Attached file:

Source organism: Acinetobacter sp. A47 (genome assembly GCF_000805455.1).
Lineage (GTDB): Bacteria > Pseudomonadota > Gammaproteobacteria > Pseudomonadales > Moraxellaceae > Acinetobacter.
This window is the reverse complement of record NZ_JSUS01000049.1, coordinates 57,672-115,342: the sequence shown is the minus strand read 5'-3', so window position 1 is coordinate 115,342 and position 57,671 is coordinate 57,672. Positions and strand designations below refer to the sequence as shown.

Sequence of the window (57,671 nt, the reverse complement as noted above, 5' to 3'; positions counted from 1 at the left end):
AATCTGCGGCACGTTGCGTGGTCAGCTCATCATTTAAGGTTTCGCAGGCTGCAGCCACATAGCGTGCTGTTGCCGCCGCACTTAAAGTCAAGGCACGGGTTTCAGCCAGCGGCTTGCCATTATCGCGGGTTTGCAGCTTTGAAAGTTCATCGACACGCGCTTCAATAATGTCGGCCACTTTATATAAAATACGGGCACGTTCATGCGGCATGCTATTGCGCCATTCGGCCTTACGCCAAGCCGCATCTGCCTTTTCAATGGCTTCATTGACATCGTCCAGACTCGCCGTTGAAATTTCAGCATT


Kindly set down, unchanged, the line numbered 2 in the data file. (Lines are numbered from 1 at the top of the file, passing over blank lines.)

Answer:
Lineage (GTDB): Bacteria > Pseudomonadota > Gammaproteobacteria > Pseudomonadales > Moraxellaceae > Acinetobacter.